MESA, AZ (3TV/CBS 5) -- A retired Mesa Police detective says she was forced to leave the department because of toxic leadership. Vicki Hixson blames Chief Ramon Batista, who resigned last week, but she says he was only part of the problem.
Hixson retired last year after serving 21 years with Mesa Police, where she led a team connecting officers with mental health resources to ensure they were fit to serve.
“Bringing them back so they are productive and they are healthy,” says Hixson. “The workload was definitely not segregated correctly.”
Hixson says then Commander Lee Rankin mismanaged her team and treated her differently because she was a woman.
“Commander Rankin had made statements that I was too emotional,” says Hixson.
She complained to the City’s human resources in 2017 and filed an Equal Employment Opportunity Commission complaint. HR determined Rankin’s behavior was not workplace discrimination but noted some witnesses found his management style “abrasive” and “borderline unprofessional.”
So, Hixson decided to go to Batista.
“He was very understanding,” says Hixson. “He said he would take it seriously.”
She says Batista instructed her to write a memo describing her concerns. Hixson cited department policies she claims Rankin violated, and she requested an internal investigation from an outside agency. But in early 2018 she received a memo from Batista denying her request.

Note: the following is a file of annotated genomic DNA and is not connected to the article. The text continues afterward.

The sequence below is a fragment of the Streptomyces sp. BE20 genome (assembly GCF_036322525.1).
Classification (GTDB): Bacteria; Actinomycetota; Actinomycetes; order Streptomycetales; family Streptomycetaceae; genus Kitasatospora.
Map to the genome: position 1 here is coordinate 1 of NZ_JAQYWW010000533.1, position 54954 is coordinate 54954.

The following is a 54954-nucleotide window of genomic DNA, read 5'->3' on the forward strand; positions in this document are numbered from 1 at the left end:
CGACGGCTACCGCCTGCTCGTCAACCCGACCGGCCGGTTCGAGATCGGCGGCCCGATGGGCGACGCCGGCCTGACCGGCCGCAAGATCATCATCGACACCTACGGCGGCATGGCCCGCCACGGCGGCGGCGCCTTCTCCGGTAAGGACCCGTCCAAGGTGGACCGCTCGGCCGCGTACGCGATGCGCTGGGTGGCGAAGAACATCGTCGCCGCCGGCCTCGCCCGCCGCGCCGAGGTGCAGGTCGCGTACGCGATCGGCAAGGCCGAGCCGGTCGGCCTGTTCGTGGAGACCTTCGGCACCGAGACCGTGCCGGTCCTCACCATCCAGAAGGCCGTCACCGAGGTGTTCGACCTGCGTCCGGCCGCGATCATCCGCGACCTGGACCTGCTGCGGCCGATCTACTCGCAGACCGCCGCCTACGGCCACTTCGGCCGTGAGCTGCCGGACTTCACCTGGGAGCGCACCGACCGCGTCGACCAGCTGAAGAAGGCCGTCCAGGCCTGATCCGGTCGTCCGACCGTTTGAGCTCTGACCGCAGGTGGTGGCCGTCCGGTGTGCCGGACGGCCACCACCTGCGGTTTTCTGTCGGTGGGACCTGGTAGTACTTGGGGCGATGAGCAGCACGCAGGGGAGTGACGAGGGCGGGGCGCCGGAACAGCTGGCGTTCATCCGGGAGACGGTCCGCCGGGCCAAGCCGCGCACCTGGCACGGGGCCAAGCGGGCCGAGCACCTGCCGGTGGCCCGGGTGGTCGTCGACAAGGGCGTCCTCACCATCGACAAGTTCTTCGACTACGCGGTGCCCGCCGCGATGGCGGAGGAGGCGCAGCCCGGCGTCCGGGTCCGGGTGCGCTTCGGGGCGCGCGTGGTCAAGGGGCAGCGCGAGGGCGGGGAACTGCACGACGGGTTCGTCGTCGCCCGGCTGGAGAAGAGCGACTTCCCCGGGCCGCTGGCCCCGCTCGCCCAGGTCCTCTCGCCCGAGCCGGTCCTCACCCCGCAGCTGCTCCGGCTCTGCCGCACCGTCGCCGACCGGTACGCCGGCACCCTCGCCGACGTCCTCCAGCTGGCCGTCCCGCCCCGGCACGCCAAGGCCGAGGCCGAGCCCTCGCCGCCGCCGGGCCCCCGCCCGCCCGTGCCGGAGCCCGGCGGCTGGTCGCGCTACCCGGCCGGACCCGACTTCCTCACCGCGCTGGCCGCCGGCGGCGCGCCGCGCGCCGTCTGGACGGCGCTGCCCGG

“Betrayed, honestly,” says Hixson on how she felt. “At that point, I realized that things had changed.”
Months later, according to an email provided by Hixson, Batista promoted Rankin, who continued to oversee her assignments even though Hixson’s EEOC complaint had not been resolved. Shortly after that, she decided to leave.
Hixson says she’s relieved Batista quit but says more needs to be done to clean up the toxic leadership.
“There are additional females. Some in higher leadership positions than me, who have HR complaints and EEOC complaints not just against Batista but also Rankin for the same type of behavior,” says Hixson.
Arizona’s Family requested comment from the City of Mesa as well as information about complaints against the leadership. There was no response.
Hixson is now working for another law enforcement agency. She says she is confident in Interim Police Chief Ken Cost but says conditions for officers will not improve until leaders listen to their concerns.